On Thursday, the European Union extended the deadline for Britain’s eviction from the continental bloc, allowing the United Kingdom to carry on with its national nervous breakdown for a few additional weeks.
The U.K. was poised to make a “no deal” Brexit on March 29, an outcome that would threaten such wrenching economic chaos that the nation’s citizens and military had been stockpiling food, medicine, and fuel in recent weeks to prepare for the coming storm. Now, if the British Parliament acquiesces to Theresa May’s Brexit deal next week, the U.K. will have until May 22 to prepare for life outside the E.U. Notably, accepting such an extension would require Britain to take part in elections for the European Parliament in early May — a spectacle that pro-Brexit forces are anxious to avoid. On the other hand, if Parliament rejects the prime minister’s Brexit agreement for a third time, the E.U. will insist that Britain hit the road by April 12.
The latter scenario appears to be the likeliest outcome. Or so Emmanuel Macron believes: According to reports, the French president told E.U. leaders Thursday that he’d come to the meetings in Brussels thinking that May had only a 10 percent chance of getting her deal through Parliament the third time around — but that after hearing the prime minister speak, he concluded that he’d been far too optimistic.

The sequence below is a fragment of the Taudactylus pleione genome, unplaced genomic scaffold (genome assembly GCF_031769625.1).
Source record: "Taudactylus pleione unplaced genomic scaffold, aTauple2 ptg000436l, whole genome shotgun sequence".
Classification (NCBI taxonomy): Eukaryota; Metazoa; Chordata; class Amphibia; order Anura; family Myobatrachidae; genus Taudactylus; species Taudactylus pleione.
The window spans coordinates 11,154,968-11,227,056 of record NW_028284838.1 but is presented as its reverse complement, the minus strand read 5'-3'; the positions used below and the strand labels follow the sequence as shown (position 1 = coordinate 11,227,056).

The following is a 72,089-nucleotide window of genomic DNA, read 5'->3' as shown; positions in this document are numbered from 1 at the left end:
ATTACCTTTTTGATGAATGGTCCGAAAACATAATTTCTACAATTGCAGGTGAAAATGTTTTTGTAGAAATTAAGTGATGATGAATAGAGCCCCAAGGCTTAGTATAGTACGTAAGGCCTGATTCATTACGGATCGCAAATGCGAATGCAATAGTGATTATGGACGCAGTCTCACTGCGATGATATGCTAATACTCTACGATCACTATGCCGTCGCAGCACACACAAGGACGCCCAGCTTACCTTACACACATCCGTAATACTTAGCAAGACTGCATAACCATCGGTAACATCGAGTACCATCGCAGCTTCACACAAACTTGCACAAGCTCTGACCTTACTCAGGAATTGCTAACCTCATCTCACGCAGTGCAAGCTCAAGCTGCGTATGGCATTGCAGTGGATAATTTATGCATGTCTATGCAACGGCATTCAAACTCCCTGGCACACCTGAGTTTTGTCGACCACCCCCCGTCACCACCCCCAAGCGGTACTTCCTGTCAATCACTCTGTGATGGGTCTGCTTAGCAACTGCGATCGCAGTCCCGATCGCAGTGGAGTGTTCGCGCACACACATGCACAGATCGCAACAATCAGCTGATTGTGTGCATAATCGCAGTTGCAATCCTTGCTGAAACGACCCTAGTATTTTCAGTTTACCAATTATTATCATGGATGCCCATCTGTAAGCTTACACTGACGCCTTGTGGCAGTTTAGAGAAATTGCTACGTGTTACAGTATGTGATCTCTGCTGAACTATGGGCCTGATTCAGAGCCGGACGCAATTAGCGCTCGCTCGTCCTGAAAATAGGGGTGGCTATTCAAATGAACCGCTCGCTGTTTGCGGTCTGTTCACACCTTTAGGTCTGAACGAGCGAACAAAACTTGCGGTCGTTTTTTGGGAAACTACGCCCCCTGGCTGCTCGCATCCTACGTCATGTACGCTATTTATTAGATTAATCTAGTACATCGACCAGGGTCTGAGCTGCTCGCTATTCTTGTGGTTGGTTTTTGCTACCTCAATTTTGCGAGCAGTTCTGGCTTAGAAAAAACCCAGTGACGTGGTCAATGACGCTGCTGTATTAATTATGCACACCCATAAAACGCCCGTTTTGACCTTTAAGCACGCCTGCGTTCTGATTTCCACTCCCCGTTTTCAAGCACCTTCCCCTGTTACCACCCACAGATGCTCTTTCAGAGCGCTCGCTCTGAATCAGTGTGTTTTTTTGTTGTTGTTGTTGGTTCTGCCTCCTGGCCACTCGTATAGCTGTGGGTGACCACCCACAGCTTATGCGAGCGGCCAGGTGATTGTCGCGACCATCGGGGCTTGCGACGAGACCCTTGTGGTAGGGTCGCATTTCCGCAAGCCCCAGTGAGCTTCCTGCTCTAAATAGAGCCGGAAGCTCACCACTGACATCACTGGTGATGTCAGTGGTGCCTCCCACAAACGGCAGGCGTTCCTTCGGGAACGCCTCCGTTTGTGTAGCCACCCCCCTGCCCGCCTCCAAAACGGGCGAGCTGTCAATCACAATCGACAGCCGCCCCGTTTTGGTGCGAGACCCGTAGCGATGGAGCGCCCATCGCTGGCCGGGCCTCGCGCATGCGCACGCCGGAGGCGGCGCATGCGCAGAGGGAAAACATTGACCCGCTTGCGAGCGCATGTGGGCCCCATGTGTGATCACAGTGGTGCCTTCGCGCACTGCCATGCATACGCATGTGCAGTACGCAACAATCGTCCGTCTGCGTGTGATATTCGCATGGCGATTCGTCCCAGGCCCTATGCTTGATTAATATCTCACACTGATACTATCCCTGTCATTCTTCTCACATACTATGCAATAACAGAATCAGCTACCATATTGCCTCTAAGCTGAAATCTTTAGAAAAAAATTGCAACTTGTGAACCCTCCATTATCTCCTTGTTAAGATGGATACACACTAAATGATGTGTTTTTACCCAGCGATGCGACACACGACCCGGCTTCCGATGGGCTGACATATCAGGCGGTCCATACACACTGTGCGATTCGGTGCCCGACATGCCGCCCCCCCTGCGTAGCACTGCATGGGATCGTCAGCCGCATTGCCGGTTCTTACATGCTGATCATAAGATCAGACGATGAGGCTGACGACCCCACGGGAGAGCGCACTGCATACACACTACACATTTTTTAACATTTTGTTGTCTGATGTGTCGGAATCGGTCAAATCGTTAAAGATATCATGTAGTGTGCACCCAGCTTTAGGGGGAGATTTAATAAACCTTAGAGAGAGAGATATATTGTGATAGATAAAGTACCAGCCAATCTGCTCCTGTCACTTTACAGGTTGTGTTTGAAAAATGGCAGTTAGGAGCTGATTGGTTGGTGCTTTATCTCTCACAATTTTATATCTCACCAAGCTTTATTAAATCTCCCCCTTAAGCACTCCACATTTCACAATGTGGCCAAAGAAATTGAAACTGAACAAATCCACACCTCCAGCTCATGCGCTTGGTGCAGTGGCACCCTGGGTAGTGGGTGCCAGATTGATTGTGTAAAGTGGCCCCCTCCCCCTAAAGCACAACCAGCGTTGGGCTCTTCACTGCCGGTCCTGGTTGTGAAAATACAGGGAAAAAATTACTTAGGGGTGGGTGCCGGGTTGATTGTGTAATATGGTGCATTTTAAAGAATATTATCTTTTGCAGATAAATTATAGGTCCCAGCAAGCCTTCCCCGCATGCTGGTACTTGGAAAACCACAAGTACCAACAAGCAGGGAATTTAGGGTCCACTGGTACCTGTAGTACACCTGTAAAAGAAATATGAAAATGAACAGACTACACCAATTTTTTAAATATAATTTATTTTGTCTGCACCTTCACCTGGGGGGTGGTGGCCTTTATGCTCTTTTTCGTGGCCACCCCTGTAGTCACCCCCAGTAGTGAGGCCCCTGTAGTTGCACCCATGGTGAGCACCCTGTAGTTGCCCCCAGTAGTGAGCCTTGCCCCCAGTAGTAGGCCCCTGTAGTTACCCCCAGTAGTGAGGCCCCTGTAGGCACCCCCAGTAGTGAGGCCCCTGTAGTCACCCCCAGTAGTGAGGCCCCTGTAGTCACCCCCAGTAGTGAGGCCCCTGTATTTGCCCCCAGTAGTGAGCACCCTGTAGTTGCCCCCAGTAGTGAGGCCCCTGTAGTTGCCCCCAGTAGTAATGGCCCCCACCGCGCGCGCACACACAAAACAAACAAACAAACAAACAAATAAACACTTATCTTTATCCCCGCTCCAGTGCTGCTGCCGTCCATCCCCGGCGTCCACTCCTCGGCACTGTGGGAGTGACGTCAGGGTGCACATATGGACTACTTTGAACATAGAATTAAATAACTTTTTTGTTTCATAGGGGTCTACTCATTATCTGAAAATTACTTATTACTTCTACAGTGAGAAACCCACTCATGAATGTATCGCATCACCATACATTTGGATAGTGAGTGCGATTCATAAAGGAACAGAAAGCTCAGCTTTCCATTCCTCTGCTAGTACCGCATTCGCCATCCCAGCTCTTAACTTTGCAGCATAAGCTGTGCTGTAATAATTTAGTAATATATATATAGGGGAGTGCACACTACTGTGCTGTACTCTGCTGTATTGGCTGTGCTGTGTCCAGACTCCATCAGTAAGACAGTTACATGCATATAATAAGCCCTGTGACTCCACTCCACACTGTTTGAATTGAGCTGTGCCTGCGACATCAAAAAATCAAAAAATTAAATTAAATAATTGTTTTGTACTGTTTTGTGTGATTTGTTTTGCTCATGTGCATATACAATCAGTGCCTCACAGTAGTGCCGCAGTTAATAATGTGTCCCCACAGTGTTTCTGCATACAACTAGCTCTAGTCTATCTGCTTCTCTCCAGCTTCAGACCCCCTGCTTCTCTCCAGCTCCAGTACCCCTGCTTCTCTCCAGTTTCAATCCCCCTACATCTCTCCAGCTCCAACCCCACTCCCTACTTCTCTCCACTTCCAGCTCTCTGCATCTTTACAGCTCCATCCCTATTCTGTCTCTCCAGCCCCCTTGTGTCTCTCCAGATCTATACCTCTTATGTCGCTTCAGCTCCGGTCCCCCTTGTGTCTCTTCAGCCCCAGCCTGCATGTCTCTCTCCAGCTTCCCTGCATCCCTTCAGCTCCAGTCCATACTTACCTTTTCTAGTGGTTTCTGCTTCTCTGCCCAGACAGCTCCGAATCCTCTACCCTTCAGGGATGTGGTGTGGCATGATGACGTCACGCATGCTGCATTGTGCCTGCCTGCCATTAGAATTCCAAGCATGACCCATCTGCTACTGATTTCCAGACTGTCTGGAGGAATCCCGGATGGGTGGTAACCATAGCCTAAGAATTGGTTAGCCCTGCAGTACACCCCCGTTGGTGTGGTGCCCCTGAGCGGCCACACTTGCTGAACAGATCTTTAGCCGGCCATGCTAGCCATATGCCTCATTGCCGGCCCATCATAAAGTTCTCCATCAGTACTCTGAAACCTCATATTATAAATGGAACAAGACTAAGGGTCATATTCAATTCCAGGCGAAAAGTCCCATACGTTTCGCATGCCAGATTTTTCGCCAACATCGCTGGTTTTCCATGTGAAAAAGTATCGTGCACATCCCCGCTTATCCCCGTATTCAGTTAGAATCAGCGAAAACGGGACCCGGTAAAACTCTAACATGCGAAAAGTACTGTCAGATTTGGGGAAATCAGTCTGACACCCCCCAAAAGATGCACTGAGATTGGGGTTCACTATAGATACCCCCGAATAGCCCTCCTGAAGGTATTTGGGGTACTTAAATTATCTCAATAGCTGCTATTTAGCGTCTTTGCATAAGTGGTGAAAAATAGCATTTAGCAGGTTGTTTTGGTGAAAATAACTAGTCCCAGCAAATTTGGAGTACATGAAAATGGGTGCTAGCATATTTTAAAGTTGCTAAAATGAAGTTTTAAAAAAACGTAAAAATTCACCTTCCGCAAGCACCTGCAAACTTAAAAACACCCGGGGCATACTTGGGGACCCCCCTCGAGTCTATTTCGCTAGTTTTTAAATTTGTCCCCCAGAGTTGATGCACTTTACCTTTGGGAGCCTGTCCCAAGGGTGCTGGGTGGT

Macron is not alone in that view. The New York Times reports that “European leaders believe that Mrs. May has lost much of her authority, and they have largely lost faith in her ability to deliver on Brexit.” The principal aim of their extension offer is thus to give Parliament the opportunity to force through a softer version of Brexit, or “even for the British to have a general election to break the current political impasse.”
E.U. officials also met with Labor Party leader Jeremy Corbyn Thursday, who could hypothetically put together a majority coalition for a “soft Brexit” — which is to say, an agreement that would allow the U.K. to retain the bulk of its current trade advantages in exchange for remaining subject to the bulk of the E.U.’s regulations on trade and immigration — by uniting the Euro-friendly majority in his party with the Remainer rump in May’s. Earlier this month, a parliamentary majority voted to reject leaving the European Union without an agreement in place. But it does not actually have the power to reject such an outcome unless it also votes to either nullify the 2016 referendum — and simply remain in the E.U. — or for a Brexit agreement that has the E.U.’s stamp of approval.
And at the moment, a majority in Parliament does not want to do either of those things. Thus, it looks like the United Kingdom will continue making Donald Trump’s United States look like a relatively well-run country for another few weeks.